The Foundation for Delaware County partnered with State Sens. Tim Kearney (D-Delaware/Chester), Amanda Cappelletti (D-Montgomery/Delaware), and state Rep. Gina H Curry (D-Delaware on a recent community discussion looking at the impact of Period Poverty.
The virtual event, “Understanding the Impact of Period Poverty—and How You Can Help,” was an effort to raise awareness about this public health issue. It featured four speakers and included solution suggestions for lawmakers and the community, reports einnews.com.
Senator Kearney highlighted the need for discussion.
“There is so much stigma surrounding openly talking about menstrual cycles and equity,” said Sen. Kearney, who is currently organizing a Feminine Hygiene Products Donation Drive with Rep. Curry for local women and girls.
Katie Kenyon, Community Engagement Director for The Foundation for Delaware County, said the Foundation works every day with individuals and families struggling to access and afford menstruation products.
“This community discussion, and especially the testimonies from the speakers, highlight how important it is to ensure that period supplies are readily available in pantries, shelters, schools, social service agencies, and legislators’ offices so that all menstruating people have access to supplies they may need,” she said.
She thanked the elected officials at the discussion for creating partnerships and policy opportunities around period poverty.
Sen. Cappelletti, co-chair of the Women’s Health Caucus, is a co-sponsor of Senate Bill 602 which would require schools and public agencies to make menstrual hygiene products available at no cost.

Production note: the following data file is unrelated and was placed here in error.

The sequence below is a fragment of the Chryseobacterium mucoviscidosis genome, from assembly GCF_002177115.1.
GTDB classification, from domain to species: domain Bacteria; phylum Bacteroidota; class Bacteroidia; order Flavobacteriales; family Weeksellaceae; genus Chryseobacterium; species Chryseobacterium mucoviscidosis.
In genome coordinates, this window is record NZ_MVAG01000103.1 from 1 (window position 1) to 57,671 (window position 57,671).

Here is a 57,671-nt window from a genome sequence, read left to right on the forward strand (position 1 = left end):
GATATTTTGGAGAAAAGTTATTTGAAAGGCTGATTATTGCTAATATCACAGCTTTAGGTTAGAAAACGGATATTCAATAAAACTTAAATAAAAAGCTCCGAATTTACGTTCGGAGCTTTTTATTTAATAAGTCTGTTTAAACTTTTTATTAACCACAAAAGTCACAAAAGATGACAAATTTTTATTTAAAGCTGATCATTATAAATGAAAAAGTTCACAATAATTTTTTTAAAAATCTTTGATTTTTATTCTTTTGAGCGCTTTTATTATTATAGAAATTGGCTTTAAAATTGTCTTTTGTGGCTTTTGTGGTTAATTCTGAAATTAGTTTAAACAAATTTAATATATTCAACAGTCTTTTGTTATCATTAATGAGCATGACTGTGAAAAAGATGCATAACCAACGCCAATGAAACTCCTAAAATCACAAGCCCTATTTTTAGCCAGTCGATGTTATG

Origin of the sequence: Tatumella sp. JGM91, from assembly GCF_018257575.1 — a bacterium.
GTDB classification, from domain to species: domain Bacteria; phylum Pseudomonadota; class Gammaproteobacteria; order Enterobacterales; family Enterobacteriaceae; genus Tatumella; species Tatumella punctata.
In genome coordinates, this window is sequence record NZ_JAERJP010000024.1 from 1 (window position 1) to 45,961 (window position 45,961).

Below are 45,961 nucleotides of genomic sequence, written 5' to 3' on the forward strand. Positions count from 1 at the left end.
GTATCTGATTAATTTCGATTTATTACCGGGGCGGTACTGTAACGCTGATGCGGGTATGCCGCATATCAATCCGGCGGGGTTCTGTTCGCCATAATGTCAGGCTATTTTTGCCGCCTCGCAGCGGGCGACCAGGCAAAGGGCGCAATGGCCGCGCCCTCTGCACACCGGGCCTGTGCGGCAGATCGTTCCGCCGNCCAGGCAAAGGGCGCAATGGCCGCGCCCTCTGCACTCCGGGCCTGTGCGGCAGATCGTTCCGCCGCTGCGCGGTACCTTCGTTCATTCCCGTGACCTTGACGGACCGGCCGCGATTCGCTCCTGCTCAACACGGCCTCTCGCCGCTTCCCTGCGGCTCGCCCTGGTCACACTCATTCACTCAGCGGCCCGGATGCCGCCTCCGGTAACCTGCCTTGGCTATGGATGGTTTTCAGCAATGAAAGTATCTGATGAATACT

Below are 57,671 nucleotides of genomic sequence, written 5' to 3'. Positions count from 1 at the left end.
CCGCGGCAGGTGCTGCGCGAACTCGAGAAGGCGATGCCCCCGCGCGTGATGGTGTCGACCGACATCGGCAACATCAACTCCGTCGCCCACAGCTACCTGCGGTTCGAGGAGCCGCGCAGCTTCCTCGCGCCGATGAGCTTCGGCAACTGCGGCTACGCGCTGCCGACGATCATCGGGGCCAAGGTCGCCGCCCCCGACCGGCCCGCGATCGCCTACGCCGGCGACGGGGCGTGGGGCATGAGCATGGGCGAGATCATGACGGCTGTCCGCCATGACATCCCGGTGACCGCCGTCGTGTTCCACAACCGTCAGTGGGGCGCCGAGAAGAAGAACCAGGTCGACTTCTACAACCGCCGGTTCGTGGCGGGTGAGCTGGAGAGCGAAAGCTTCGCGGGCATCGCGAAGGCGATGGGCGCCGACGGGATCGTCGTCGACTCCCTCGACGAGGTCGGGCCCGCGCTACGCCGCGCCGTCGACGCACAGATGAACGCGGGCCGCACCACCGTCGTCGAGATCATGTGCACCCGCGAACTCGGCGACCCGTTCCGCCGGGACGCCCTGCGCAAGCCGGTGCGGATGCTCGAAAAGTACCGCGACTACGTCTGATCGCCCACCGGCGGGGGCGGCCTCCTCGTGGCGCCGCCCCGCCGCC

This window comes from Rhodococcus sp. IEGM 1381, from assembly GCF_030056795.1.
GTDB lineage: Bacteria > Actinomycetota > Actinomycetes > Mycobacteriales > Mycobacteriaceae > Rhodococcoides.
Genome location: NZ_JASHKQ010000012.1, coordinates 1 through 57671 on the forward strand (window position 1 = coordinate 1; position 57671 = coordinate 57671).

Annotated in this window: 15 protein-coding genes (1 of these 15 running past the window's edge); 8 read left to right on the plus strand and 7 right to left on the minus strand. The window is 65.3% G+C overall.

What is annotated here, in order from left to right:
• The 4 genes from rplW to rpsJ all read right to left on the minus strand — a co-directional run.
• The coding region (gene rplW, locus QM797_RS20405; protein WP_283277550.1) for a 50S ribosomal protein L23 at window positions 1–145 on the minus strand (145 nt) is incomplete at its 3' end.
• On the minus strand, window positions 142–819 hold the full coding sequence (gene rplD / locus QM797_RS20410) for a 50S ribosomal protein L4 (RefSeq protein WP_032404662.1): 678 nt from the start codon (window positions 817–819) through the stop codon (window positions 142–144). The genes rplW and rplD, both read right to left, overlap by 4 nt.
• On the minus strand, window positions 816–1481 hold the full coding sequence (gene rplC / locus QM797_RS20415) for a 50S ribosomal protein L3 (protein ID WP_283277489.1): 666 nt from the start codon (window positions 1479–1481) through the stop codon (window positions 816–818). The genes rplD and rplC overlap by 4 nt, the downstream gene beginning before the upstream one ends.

“Menstrual inequity is a rarely discussed issue that affects roughly 25% of women and menstruating people – particularly low-income individuals – and must prioritize their basic needs on a month-by-month basis,” stated Sen. Cappelletti. “By having this discussion today, we can normalize this conversation and hopefully move towards comprehensive and effective change.”
On average, women in the United States spend close to $15 on menstrual hygiene products per month. In 30 states, these products are subject to a state sales tax and for menstruating individuals in low-income households, those experiencing homelessness, or other financial barriers, paying for these products create obstacles.
Suggestions to improve the situation include more community collaboration, research, and educational advocacy on the topic, paying attention to how we depict menstruators, and sharing resources.